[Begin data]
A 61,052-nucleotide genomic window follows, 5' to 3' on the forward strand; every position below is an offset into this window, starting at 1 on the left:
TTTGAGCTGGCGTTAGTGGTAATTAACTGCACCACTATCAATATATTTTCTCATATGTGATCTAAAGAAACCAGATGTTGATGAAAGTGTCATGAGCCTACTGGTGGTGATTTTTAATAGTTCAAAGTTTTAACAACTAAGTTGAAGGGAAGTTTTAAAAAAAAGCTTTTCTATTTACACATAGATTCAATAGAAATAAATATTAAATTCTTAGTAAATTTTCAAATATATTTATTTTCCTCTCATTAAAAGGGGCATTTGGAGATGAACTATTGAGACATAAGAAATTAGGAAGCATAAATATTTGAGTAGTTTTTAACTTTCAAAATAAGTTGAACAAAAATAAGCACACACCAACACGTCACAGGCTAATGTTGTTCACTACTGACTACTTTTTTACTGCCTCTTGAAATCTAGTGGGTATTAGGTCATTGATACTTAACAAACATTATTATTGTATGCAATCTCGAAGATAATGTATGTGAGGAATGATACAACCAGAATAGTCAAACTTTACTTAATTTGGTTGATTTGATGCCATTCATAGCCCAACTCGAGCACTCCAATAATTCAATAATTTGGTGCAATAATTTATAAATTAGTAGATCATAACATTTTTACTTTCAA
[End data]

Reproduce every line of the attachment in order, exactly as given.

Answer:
A 61,052-nucleotide genomic window follows, 5' to 3' on the forward strand; every position below is an offset into this window, starting at 1 on the left:
TTTGAGCTGGCGTTAGTGGTAATTAACTGCACCACTATCAATATATTTTCTCATATGTGATCTAAAGAAACCAGATGTTGATGAAAGTGTCATGAGCCTACTGGTGGTGATTTTTAATAGTTCAAAGTTTTAACAACTAAGTTGAAGGGAAGTTTTAAAAAAAAGCTTTTCTATTTACACATAGATTCAATAGAAATAAATATTAAATTCTTAGTAAATTTTCAAATATATTTATTTTCCTCTCATTAAAAGGGGCATTTGGAGATGAACTATTGAGACATAAGAAATTAGGAAGCATAAATATTTGAGTAGTTTTTAACTTTCAAAATAAGTTGAACAAAAATAAGCACACACCAACACGTCACAGGCTAATGTTGTTCACTACTGACTACTTTTTTACTGCCTCTTGAAATCTAGTGGGTATTAGGTCATTGATACTTAACAAACATTATTATTGTATGCAATCTCGAAGATAATGTATGTGAGGAATGATACAACCAGAATAGTCAAACTTTACTTAATTTGGTTGATTTGATGCCATTCATAGCCCAACTCGAGCACTCCAATAATTCAATAATTTGGTGCAATAATTTATAAATTAGTAGATCATAACATTTTTACTTTCAA